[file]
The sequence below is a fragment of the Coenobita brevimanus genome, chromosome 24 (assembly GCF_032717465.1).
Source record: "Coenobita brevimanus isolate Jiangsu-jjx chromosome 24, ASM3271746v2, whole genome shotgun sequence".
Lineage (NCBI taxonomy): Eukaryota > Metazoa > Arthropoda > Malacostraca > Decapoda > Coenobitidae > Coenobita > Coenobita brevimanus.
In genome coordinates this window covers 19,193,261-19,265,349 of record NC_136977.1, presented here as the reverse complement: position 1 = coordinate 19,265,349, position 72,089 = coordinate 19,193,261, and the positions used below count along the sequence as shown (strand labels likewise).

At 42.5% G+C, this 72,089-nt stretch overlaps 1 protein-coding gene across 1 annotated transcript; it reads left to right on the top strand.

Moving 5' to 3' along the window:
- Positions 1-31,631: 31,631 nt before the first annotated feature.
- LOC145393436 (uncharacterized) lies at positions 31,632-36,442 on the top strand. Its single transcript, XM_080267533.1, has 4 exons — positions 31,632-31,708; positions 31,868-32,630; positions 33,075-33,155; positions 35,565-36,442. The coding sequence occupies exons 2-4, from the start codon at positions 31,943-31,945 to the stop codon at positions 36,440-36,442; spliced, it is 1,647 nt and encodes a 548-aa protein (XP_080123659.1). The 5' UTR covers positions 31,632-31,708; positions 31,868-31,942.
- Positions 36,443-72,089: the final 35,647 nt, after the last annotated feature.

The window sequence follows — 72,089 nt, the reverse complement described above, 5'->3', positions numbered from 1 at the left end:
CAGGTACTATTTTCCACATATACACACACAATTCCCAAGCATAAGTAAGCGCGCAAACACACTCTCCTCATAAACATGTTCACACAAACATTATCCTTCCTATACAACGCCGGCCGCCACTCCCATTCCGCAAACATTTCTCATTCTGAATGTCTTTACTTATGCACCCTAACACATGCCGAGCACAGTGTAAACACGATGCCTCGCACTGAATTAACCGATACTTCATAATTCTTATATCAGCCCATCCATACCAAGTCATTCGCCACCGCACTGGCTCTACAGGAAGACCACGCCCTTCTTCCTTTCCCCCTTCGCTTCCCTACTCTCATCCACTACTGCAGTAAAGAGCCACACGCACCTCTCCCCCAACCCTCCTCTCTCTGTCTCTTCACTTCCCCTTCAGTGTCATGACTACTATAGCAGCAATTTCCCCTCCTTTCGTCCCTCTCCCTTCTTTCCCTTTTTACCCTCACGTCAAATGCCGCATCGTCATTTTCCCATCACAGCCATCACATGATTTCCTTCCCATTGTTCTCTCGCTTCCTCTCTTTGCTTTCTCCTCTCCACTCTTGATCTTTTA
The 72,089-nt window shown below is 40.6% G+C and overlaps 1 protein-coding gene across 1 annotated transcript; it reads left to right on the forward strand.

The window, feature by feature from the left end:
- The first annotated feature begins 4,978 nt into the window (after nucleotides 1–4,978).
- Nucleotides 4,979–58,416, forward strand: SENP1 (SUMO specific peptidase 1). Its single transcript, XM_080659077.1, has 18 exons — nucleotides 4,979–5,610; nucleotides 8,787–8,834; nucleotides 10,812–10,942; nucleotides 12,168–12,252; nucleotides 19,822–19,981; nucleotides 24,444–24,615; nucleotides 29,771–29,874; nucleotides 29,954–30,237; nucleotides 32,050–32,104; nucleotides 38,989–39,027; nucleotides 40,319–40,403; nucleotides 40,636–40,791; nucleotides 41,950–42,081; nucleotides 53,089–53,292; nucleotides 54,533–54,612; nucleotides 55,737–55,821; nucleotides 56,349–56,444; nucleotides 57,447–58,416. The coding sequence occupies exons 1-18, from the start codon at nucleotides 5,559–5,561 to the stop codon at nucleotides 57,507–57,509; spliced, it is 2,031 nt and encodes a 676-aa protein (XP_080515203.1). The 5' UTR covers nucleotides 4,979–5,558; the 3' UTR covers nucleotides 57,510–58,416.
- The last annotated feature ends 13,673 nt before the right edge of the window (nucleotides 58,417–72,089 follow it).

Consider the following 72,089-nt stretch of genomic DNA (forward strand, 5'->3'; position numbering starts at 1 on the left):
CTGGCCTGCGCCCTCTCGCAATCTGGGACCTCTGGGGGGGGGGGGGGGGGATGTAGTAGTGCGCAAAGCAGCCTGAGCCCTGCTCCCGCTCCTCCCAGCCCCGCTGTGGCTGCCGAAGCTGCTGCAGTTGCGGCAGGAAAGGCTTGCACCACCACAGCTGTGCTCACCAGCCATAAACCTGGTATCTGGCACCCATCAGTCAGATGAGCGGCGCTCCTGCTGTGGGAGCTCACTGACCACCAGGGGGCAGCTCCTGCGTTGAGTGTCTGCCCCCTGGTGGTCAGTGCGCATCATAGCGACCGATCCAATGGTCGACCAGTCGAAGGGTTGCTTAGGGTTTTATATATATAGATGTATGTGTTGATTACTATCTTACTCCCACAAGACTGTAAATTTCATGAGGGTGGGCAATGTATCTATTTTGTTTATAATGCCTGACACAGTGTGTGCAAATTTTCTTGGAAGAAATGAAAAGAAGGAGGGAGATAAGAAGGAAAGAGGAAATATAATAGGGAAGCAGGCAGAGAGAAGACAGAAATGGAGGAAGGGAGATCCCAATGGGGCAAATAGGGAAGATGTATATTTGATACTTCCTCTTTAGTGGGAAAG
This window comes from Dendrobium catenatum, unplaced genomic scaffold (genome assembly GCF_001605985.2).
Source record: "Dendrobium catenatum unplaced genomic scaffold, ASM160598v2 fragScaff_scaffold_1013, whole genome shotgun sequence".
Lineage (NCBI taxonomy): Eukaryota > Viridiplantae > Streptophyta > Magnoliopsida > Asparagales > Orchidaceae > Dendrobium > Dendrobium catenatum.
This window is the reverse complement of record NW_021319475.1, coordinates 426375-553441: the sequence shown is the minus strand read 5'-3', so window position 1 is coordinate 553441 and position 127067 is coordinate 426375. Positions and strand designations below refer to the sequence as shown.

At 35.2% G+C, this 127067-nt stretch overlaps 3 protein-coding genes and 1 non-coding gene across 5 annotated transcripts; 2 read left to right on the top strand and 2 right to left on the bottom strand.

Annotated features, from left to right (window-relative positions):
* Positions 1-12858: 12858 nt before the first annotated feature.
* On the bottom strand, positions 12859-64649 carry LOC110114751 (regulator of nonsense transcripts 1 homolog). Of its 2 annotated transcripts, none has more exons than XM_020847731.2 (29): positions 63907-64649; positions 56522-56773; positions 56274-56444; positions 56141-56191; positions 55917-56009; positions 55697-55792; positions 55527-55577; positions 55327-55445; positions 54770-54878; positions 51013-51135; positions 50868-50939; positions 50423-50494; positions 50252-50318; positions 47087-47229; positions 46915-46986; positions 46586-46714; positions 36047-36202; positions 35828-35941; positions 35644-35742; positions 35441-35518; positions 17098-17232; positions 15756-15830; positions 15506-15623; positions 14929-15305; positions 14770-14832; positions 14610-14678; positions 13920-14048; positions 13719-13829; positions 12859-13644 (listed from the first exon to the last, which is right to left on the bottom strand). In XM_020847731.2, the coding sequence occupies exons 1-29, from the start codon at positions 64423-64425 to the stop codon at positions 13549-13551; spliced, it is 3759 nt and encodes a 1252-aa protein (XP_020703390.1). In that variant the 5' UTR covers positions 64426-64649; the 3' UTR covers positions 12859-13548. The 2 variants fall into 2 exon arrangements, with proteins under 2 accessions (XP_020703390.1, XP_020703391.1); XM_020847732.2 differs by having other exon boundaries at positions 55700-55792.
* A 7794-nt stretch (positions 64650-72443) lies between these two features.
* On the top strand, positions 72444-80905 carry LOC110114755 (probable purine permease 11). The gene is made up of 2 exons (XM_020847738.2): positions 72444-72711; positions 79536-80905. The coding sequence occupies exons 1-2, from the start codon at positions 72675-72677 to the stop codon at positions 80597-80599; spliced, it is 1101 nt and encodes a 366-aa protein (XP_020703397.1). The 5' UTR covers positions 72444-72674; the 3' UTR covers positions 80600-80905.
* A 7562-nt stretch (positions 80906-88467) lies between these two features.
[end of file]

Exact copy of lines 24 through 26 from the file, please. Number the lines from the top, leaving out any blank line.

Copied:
Annotated features, from left to right (window-relative positions):
* Positions 1-12858: 12858 nt before the first annotated feature.
* On the bottom strand, positions 12859-64649 carry LOC110114751 (regulator of nonsense transcripts 1 homolog). Of its 2 annotated transcripts, none has more exons than XM_020847731.2 (29): positions 63907-64649; positions 56522-56773; positions 56274-56444; positions 56141-56191; positions 55917-56009; positions 55697-55792; positions 55527-55577; positions 55327-55445; positions 54770-54878; positions 51013-51135; positions 50868-50939; positions 50423-50494; positions 50252-50318; positions 47087-47229; positions 46915-46986; positions 46586-46714; positions 36047-36202; positions 35828-35941; positions 35644-35742; positions 35441-35518; positions 17098-17232; positions 15756-15830; positions 15506-15623; positions 14929-15305; positions 14770-14832; positions 14610-14678; positions 13920-14048; positions 13719-13829; positions 12859-13644 (listed from the first exon to the last, which is right to left on the bottom strand). In XM_020847731.2, the coding sequence occupies exons 1-29, from the start codon at positions 64423-64425 to the stop codon at positions 13549-13551; spliced, it is 3759 nt and encodes a 1252-aa protein (XP_020703390.1). In that variant the 5' UTR covers positions 64426-64649; the 3' UTR covers positions 12859-13548. The 2 variants fall into 2 exon arrangements, with proteins under 2 accessions (XP_020703390.1, XP_020703391.1); XM_020847732.2 differs by having other exon boundaries at positions 55700-55792.